Dear Spider Who Builds Its Web Across the Door to My Backyard,
You are lucky that I’m an entomologist. Most people, after running face first into your terribly inconveniently placed web in the dark, probably wouldn’t have just backed away and looked to see where you were. While I will admit that I was quite happy to learn that you weren’t in my hair, nearly any other person probably would have tried to kill you after discovering you lurking up near the roof. Instead, I took down one little support from your web and squeezed out the door around the rest, leaving you be. I was sorry to see that you were back tonight, even though by now you should know better than to build your web across the back door. Don’t you know that large mammals walk often through that area? I did snap a few photos, true, and flashed bright lights in your eyes, but look how cute you look:
That was worth a few bright lights, right?
Please note that continued web construction across the only rear exit from my house may result in relocation to the front of the house. There, you will have to compete with other spider of your kind who has been building a web across the walkway to the front door.
The Dragonfly Woman
23 thoughts on “Well-Nigh Wordless Wednesday: Letter to a Spider”
Rarely can I say that a spider is “pretty,” but that is certainly the case here. Beautiful shot too!
I think the orb weavers are, in general, very handsome spiders. The argiopes are particularly spectactular, but the one in the photo (a Neoscona, I believe) is awfully nice too.
What a fuzzy face!
Isn’t it? I think it’s pretty cute. :)
Coming soon: arachnid eviction notice served?
Super photo … And lovely patience, loved the sense of humour coming through in this post.
Glad you liked the post! This post is more like how my brain normally works than my usual posts. :)
At my last house, the walk from the back door to the driveway went through a spider’s paradise. They built webs everywhere. I always tried to make my husband walk in front of me. The typical walking posture involved keeping one arm up in front of your face so that the arm hit the web before your nose :-)
Ha ha! Nice. I don’t think I want to even go arm first into one of these webs though. They’re HUGE!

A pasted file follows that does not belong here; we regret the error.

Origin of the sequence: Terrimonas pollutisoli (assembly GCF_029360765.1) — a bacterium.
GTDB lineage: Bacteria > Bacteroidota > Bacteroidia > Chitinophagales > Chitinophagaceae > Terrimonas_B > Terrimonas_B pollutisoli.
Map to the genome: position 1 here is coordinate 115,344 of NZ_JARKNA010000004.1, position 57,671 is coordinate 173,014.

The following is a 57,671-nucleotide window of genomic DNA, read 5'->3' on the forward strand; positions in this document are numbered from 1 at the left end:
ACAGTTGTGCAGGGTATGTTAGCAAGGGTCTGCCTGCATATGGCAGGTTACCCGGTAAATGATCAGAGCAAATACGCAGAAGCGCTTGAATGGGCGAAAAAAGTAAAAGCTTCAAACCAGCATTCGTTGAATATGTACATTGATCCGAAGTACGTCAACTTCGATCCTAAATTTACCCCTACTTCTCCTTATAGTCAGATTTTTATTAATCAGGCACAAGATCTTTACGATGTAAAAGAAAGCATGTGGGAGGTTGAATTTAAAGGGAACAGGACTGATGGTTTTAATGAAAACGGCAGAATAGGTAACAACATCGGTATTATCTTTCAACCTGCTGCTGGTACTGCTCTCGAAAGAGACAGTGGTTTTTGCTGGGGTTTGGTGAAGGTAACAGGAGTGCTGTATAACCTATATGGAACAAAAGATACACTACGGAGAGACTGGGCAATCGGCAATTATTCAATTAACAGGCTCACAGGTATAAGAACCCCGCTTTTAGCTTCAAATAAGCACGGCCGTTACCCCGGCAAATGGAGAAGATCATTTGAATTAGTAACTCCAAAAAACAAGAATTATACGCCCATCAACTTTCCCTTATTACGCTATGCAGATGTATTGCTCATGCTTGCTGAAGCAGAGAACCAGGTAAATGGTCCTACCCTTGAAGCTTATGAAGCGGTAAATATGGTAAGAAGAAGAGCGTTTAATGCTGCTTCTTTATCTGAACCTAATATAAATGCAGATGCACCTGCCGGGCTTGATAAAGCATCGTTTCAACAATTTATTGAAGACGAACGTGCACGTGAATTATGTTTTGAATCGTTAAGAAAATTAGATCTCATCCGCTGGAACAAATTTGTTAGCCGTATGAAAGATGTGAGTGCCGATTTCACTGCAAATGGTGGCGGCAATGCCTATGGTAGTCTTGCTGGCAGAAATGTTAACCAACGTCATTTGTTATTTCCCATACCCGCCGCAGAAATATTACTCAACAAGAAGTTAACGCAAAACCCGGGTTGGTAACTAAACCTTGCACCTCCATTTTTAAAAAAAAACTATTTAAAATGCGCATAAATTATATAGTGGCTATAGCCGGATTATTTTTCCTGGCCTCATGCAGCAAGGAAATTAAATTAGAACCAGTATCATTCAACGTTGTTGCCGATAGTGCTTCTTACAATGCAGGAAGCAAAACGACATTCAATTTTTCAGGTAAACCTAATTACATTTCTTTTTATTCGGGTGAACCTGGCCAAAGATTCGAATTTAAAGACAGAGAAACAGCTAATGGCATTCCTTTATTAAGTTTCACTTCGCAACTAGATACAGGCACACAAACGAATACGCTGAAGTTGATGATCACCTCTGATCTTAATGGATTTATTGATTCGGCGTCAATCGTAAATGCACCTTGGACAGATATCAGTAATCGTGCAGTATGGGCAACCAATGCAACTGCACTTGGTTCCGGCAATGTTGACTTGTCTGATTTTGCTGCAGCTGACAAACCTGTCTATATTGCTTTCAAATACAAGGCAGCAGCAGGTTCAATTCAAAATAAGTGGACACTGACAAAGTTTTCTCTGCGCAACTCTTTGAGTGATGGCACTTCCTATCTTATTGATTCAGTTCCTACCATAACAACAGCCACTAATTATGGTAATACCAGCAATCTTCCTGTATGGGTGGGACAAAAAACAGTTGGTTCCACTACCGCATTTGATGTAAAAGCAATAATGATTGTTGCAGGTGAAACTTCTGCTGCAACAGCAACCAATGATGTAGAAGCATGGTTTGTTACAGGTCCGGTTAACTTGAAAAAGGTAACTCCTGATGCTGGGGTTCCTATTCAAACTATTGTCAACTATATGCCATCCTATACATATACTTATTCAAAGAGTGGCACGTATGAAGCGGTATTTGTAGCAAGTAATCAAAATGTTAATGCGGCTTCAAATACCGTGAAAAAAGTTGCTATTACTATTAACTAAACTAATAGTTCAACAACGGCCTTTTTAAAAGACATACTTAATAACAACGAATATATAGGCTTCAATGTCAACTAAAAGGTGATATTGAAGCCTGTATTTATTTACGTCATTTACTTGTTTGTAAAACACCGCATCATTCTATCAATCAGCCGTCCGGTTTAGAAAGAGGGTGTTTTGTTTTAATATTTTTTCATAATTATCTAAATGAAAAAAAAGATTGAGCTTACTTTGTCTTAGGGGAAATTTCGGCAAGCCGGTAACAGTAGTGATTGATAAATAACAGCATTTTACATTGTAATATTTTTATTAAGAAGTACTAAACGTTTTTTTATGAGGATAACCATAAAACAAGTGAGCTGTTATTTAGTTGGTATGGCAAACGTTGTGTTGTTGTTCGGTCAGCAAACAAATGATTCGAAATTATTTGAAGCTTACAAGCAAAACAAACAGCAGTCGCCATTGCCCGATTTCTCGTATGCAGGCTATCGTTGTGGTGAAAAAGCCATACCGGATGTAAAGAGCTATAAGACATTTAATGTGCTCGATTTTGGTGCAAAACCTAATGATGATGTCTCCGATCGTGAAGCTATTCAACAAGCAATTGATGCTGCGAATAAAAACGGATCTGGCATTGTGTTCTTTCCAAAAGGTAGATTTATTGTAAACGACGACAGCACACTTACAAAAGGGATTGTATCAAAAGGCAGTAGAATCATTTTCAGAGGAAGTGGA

We have a spider that looks like that one around here. They like to live on our porch and build webs down from the roof to the railing every evening. When one of them claims the area over the steps, we have problems!
We’ve had to cancel shopping trips because nobody wanted to stay out late enough to deal with the spider!
Ha ha ha! That’s just fabulous. And yes, the spider DOES keep me from going outside sometimes. Might relocate him (well, likely her…) tonight!
Love the letter! Sometimes I really do wish I could pass on a few tips to straying wildlife.
I would be nice from time to time, wouldn’t it?
Great post! The spider looks a bit fearsome, I have to admit. Not poisonous, though? I have been just a little anxious about spiders ever since my son was bitten 7 times by a hermit spider while living in Oregon’s high desert area. OR. does have some doosies. He had terrible wounds and was very ill! But…back to your spider–yes, excellent shot and love the story!
All spiders are venomous, but they vary considerably in how potent that venom is and how much they can deliver to a human. Very few can kill a person (without factoring in allergies), but quite a few can leave quite painful wounds.
For instance, the huntsman spider can cause me to panic, fall backwards, and hit my head on the kitchen hood. That was a very painful wound! Also, I dropped the relish and the bottle shattered on the floor. That could have caused some seriously dangerous wounds, but it was just a big mess.
: – )
Yes, I guess I did know that all are venomous…I have had a few bites in the house and when hiking. But the soreness usually goes away in a couple weeks and leaves no scars. I liked your spider story a lot; thanks for the share.
Ha ha ha! I love your painful wounds Michael! I love it when you comment. :)
The orb weavers are generally harmless to people. They’re just big!
Thank goodness I’ve finally found someone else that does the same thing lol. I’ve been laughed at so many times for carefully not breaking webs for different reasons. We too have a spider that does this and I should learn by now his there every morning, but I do forget and feel awful when I’ve bundled through breaking all that intricacy…and momentarily panicking running round shaking…but carefully not to kill him…incase his in my hair like you too lol ;-)
You would think they would learn though wouldn’t you.
Great photo of him too, he looks quite big eeep.
Ha ha! Glad to hear that you do the same thing that I do! And yes, this is a large spider. It’s rather cute though, don’t you think? :)
Some clarification please. When I was studying entomology some number of years ago, spiders were not included. Has that changed?
TECHNICALLY entomology doesn’t include spiders as they’ve got their own subject (arachnology, of course), but practically it often does. There aren’t as many spider species, so they rarely get their own, separate department/subject. It really depends a lot on the particular school, but the spiders are typically wrapped into entomology programs these days, or ecology/evolutionary bio programs.